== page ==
Wednesday, October 29, 2008


Did I mention I got a cat one day in Mindelo? I swear to god if you'da told me a year ago that one day I'd be putting pictures of my cat on the internet I'd a decked you in the mouth. Anyway, this little bastard literally followed me around the city of Mindelo for an hour...even waiting outside of a restaurant for me. He was pretty much starved to death, and looked like an alien...thus the name. Anyway, I took pity on the little bastard and took him all the way home to Txangreja. Since getting home he's gotten pretty fat and lazy and considerably less adorable. Now he refuses to eat anything other than expensive sausage and in fact, easts better than I do.

Ponto do Sol

This is the "capital city" of my conselho, or county.

Vuk Taref

This is a "neighborhood" in Txangreja. Its a 3 minute walk from my "neighborhood" and I pass through two other "neighborhoods" on my way there. Cape Verdians are doid (crazy) about naming little areas "Neighborhoods."

Road to Fontainhas

I think you can see here how all that protects you from falling more than a thousand meters to your death is a carefully stacked (no mortar or concrete) stone wall.

Font Pano

Can't tell much from this photo bc I've had to reduce the image quality so much to get it up on the net, but this town is literally built on a knife-edge cliff.

The Hike Through Fontainhas

In case you couldn't tell how steep this valley is I've tried to hilite the trail for you. Maybe its no help, but even with these switchbacks, its almost a vertical trail in some parts.


Friday, October 17, 2008

Also the Cutest Girl Ever

I swear, this is one of the cutest little girls alive. If you dressed her up in Baby Gap clothes and put her picture in a magazine, the clothes would sell out in about 2 minutes.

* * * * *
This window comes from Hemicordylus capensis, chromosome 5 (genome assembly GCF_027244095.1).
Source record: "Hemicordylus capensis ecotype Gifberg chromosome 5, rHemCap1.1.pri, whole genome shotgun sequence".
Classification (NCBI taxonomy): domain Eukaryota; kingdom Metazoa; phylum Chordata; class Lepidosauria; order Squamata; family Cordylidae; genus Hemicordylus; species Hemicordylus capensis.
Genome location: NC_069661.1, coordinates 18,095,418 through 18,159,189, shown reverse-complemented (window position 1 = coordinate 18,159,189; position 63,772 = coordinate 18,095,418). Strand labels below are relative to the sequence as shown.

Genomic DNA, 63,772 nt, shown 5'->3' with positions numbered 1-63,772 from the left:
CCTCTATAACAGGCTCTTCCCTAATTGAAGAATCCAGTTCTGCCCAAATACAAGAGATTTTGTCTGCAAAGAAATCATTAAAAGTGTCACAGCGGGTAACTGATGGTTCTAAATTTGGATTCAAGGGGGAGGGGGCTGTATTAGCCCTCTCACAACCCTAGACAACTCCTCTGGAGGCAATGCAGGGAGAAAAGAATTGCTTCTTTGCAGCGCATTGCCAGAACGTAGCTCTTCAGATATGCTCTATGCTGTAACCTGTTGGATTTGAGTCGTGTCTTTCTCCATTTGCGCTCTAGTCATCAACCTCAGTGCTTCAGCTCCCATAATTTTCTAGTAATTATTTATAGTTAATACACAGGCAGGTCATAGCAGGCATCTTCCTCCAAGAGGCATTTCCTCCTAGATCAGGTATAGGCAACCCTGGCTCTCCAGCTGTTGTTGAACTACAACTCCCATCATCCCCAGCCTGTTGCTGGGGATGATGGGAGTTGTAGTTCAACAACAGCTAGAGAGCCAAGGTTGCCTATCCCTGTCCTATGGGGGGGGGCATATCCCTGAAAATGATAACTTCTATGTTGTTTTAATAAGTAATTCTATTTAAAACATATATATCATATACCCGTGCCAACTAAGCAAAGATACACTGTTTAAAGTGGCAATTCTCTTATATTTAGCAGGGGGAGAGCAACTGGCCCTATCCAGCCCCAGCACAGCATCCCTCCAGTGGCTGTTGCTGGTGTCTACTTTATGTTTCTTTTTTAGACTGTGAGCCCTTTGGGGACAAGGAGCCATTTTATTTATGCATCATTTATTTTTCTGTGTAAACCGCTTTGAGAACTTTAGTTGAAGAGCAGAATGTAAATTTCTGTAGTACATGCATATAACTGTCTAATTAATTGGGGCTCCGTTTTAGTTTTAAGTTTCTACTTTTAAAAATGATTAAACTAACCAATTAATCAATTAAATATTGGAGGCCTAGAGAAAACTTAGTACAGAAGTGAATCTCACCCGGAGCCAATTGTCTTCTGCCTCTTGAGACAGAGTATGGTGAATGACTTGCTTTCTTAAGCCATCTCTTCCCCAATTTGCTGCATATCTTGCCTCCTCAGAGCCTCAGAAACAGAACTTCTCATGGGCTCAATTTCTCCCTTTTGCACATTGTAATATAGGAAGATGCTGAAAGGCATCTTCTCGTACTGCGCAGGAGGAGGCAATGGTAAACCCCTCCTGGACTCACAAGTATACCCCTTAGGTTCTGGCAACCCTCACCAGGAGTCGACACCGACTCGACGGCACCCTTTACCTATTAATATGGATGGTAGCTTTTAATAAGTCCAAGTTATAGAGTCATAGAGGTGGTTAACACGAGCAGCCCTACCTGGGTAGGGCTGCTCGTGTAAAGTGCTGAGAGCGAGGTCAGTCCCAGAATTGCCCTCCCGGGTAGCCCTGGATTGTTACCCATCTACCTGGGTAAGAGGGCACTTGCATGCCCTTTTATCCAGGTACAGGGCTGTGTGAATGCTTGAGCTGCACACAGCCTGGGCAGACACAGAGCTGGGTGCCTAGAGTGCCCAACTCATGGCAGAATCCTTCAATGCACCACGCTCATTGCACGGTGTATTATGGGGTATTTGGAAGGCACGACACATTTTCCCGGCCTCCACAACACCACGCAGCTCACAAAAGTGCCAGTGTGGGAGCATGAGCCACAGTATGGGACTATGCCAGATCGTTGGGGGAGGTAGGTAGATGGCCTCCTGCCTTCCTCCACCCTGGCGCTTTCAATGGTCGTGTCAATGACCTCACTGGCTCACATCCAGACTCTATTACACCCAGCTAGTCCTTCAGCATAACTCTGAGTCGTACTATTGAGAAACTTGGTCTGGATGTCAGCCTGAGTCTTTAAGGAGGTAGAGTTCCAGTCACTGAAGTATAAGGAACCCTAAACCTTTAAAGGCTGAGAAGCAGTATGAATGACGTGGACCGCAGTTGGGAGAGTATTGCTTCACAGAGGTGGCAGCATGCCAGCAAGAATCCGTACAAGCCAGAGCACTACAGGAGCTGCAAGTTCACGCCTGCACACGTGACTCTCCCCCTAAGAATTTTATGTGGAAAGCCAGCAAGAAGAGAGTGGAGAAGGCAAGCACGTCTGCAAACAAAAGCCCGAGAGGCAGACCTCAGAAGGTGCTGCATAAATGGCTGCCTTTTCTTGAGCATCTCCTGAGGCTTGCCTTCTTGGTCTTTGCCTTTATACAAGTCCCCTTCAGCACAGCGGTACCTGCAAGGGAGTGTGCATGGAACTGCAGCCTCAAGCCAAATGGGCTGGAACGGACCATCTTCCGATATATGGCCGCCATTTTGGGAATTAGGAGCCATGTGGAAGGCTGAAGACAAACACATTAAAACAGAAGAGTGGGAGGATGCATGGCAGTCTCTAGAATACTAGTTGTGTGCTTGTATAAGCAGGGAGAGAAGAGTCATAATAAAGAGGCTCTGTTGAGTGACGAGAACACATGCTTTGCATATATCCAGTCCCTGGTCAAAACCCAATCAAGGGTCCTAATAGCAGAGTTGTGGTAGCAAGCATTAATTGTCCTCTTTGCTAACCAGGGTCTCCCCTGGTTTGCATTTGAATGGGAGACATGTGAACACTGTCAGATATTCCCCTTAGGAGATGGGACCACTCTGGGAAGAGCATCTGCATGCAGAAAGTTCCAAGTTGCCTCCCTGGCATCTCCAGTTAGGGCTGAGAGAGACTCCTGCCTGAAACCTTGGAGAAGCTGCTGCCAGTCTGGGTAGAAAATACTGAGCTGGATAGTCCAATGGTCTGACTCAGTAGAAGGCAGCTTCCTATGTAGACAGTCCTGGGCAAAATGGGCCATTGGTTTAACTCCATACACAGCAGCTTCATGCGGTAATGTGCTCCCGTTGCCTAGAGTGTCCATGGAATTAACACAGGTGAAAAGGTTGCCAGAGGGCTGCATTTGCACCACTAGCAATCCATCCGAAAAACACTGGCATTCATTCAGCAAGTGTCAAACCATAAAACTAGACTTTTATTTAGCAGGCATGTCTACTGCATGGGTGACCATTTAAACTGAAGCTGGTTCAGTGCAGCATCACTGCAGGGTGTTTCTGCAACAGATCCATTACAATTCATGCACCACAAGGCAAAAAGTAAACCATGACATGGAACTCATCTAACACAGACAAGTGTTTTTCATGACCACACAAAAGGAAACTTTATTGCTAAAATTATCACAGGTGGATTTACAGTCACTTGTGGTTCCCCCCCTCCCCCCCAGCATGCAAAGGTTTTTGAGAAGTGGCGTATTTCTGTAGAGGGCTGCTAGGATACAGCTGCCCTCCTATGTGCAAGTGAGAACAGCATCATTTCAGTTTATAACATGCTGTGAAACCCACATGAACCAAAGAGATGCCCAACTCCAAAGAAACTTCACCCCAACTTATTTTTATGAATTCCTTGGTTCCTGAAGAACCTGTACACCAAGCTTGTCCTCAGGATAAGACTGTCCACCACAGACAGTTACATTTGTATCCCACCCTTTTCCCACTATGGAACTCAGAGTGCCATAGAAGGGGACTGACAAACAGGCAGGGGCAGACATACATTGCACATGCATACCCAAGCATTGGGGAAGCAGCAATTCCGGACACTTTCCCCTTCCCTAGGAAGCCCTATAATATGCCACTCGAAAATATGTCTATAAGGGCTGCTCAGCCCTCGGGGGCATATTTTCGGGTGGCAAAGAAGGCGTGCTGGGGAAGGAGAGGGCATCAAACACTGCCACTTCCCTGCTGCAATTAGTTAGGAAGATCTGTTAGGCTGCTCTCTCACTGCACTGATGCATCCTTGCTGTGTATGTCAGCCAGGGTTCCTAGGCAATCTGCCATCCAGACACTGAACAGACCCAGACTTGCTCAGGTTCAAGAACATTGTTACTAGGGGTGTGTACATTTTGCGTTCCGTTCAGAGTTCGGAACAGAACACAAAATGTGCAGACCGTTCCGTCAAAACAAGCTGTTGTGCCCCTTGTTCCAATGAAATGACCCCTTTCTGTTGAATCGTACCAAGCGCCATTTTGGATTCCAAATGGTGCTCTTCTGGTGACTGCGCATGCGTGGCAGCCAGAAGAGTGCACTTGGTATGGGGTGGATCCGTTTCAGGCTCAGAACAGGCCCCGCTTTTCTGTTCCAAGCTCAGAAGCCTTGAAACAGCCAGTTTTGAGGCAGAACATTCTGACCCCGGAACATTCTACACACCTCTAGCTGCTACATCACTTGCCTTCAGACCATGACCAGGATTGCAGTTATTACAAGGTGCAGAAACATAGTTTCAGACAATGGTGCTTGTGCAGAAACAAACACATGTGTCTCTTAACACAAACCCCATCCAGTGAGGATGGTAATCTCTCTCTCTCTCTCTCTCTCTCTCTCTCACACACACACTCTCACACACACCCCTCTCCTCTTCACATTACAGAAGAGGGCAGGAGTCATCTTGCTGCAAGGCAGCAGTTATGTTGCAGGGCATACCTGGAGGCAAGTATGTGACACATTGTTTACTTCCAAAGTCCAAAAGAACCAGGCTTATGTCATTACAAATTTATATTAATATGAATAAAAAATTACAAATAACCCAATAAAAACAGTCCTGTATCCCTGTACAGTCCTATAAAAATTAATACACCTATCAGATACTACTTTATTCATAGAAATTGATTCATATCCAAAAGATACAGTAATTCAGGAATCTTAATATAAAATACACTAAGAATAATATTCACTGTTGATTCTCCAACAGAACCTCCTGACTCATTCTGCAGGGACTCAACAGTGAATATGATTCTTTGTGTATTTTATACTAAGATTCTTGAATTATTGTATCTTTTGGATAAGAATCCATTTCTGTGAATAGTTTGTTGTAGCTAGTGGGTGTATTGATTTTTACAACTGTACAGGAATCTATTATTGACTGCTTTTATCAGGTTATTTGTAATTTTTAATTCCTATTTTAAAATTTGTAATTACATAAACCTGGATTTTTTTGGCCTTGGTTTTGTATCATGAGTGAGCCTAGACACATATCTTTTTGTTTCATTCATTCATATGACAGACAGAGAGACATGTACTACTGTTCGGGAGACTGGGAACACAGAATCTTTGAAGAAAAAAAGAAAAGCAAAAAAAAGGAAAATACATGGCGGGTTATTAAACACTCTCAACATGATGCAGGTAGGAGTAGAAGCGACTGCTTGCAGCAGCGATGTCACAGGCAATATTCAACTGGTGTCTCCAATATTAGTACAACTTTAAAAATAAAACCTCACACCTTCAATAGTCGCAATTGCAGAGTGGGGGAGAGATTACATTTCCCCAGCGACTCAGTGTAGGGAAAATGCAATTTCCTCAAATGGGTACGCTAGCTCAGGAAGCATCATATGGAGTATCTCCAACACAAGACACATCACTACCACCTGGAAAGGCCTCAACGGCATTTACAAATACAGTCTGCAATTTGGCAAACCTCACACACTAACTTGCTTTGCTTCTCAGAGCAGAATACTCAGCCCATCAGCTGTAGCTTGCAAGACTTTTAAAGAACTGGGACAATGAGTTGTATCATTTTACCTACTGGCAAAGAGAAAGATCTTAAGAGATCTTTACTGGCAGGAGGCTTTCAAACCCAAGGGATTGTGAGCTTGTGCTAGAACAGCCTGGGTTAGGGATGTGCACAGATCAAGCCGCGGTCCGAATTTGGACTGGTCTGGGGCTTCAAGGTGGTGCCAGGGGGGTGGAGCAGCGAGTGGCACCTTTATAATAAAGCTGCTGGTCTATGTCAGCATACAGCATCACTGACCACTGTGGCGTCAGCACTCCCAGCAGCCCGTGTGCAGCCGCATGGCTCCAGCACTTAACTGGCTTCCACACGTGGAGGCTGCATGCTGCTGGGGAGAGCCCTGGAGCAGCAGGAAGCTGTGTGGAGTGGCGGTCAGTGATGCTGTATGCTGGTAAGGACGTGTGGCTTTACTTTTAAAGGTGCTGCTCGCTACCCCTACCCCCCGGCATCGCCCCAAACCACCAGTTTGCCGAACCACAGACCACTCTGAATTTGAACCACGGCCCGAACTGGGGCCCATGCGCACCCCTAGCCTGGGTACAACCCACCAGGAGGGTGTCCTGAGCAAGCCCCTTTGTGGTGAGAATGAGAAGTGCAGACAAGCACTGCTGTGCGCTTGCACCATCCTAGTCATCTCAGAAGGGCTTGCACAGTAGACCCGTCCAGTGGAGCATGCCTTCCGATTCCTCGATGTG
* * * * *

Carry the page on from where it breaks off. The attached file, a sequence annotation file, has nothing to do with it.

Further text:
Gals at the Party

Sumpin' Smells Good!

This is what happens when you tell someone in town that you're hungry...4 good lookin' girls come over and make a ton of food!

For Daron's Ma

Got a nice e-mail from Daron's Ma, so I thought I'd send out a pic of Daron walking along Turlte Beach...presumably pondering the solutions to all the world's he is apt to do.

Tuesday, October 14, 2008

Txangreja Pano

So here is my entire valley in one view. In case you haven't noticed, I just figured out how to use the panorama feature on my computer. Now I'm addicted.

How I Spend My Free Time

Immediately after this pic was taken I was lifted about 6 fet off the ground and then slammed into the sand. Awesome!!


Cape Verdian etiquette requires one to assume cheesy poses for pictures.


This is a water crossing in Povoçon, the town on the other side of the mountain.

Dia de Torturuginha (Part Deaux)

So yesterday we had the second annual Dia de Torturuginha in Cruzinha which was the culmination of a years worth of work and diligence, and definitely one of my best days in Cape Verde. Some strong feelings of personal satisfaction, fulfillment and contentment, and a reminder that coming here was the right decision for me.

The day progressed almost exactly as it did last year (if you’re supremely bored, you can go back and see a detailed account of last year’s event), except that it was better organized, there were more kids and more snacks, but most importantly, and due in no small part to the efforts of the local associations and citizens in Cruzinha and Cha de Igreja, myself, Peace Corps and the I.N.D.P., MORE TURTLES!!! Why more turtles you ask?

Well, as I recently posted, we’ve had a tremendous amount of rain over the last couple of months, with severe flooding all across the island. Roads everywhere are underwater, there have been some pretty substantial mud and rock slides, and power in my ribeira has been virtually non-existent. As it turns out, nearly ALL of that rain-run-off wound its way to the bottom of the ribeira (taking the road to Txangreja with it) before winding up at the beach at Boca de Moch, or what I have previously referred to as my “Turtle Beach.” Unfortunately, the natural lay of the land on that beach caused a small lake to form there. Exactly, it turns out, in the spot where the Santo Antao Green Sea Turtles had laid their eggs this summer. Now with all of that in mind, you may recall a post from last month wherein I “unveiled” the Area Protegid de Torturuginha, or turtle egg protection beach fort area, as it is also known. (For those of you unfamiliar with this project, we basically built a little fort for sea turtle eggs and recruited volunteers to monitor the beaches for turtle activity, move newly laid eggs into the fort, and then guard them until they hatch.) Well, long story short, it worked to perfection, and in the process, definitely saved the lives of 146 baby green sea turtles, 42 of which were set loose yesterday.